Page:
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I like this solution the most as a I can blow air evenly up to 7cm wides. My only problem is the technical aspect of building such a device, like making the housing reasonably airtight and circular. –  Ambo100 Jan 20 '12 at 13:41
    
I think you'll find that studs-up construction for the housing will give you enough air-tightness. My concern would be if you could get enough pressure from it... I'm not sure how much it would take. You might try experimenting with a hair dryer, shop-vac, and small fans and the like to see just how much air you'll need. Building a squirrel-cage fan is a fun little project all on its own, too! :) –  retracile Jan 20 '12 at 14:54
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The pneumatic compressor (I believe it's [partlink:x191c01]) can be used with a motor to produce a continuous stream of air for as long as your batteries last.

You'd still need to find a way to either move the hose or direct air through different paths - as was shown in the points question, linear actuators could be used to move the hoses with precision, however they may not be fast enough to play the harmonica:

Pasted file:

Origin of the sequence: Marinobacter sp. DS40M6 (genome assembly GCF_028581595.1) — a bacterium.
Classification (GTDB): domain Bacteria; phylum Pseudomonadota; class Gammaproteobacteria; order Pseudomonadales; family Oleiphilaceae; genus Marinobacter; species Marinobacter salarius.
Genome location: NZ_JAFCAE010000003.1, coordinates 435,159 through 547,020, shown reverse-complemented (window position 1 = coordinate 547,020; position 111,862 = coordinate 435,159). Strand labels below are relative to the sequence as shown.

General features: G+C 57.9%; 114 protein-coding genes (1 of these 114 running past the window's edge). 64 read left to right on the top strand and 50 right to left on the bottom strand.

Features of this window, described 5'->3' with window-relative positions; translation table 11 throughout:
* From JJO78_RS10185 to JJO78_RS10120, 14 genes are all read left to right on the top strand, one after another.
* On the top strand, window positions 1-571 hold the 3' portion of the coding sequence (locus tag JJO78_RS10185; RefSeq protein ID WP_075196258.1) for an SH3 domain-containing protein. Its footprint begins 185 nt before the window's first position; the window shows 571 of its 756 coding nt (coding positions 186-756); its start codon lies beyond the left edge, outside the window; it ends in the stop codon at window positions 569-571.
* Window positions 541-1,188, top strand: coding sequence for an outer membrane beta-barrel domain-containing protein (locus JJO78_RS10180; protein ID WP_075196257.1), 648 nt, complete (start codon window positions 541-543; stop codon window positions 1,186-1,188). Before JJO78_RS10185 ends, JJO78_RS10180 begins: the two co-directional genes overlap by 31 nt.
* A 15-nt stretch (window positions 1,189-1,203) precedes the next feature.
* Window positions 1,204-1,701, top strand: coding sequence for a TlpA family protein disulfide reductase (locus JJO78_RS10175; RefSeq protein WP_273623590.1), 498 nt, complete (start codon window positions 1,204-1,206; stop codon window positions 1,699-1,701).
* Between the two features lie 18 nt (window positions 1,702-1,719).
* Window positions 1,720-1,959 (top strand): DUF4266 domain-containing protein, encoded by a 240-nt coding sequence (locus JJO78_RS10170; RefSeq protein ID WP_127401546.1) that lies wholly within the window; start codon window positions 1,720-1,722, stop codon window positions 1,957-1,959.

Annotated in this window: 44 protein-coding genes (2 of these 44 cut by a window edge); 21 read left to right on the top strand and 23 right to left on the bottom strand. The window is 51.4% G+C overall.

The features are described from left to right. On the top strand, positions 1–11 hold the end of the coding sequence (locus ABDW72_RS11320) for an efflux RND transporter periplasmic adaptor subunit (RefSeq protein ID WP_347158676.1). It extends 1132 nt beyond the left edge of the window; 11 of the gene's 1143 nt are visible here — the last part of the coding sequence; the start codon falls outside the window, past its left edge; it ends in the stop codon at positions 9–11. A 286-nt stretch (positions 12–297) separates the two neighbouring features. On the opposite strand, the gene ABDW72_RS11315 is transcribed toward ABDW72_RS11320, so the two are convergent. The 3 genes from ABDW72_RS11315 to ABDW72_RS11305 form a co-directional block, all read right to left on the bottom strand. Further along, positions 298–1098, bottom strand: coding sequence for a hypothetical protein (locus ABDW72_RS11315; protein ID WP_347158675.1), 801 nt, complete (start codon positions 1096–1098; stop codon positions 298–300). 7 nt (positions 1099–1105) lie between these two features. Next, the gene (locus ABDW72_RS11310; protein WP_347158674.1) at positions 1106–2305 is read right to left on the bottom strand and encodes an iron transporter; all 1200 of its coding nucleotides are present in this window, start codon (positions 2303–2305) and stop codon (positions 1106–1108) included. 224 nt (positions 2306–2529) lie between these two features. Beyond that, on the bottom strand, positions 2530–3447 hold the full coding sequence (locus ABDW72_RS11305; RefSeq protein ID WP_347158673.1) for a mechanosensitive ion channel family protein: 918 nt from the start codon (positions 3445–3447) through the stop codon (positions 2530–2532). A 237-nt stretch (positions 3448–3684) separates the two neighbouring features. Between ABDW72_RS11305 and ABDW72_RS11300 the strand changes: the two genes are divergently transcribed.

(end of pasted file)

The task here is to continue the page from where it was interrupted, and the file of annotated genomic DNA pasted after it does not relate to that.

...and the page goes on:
Small Actuator

However, if you are looking for a more manual process you could use [partlink:4694b] Pneumatic Switch which allows you to direct air flow through one or other of the two holes, with air being provided to the lower, central input.

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Using linear actuators would require a processor of some sorts to follow a program like a NXT brick. I'm looking for a more mechanical solution. –  Ambo100 Jan 18 '12 at 16:41
    
@Ambo100 by "a more mechanical solution" do you mean that you're happy to toggle switches, or that you want to build the equivalent of a music-box cylinder? –  Zhaph - Ben Duguid Jan 18 '12 at 17:19
    
I'm not quite sure what you had in mind by 'toggle switches' –  Ambo100 Jan 19 '12 at 16:57
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How about a varient of Sariel's Rocking Compressor, (YouTube) and extend it as nessecary to provide the amount of outflow as needed. You could chain a few air tanks togteher as well which may store enough air for two minutes's worth of pressure.

I do not know how much air pressure is needed to make a note from a harmonica, are you sure it could be done with Lego? Also, if Pnueumatics were used you'd have to find a way of sealing against leakage, such as attaching hoses to the harmonica using Blu-Tack, plasticene or Play-Dough (or other local equivalent).

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If you blow hard enough you can play a note from about 2-3cm's away. That would only blow a bunch of notes but with the film would be able to block it out. –  Ambo100 Jan 18 '12 at 16:37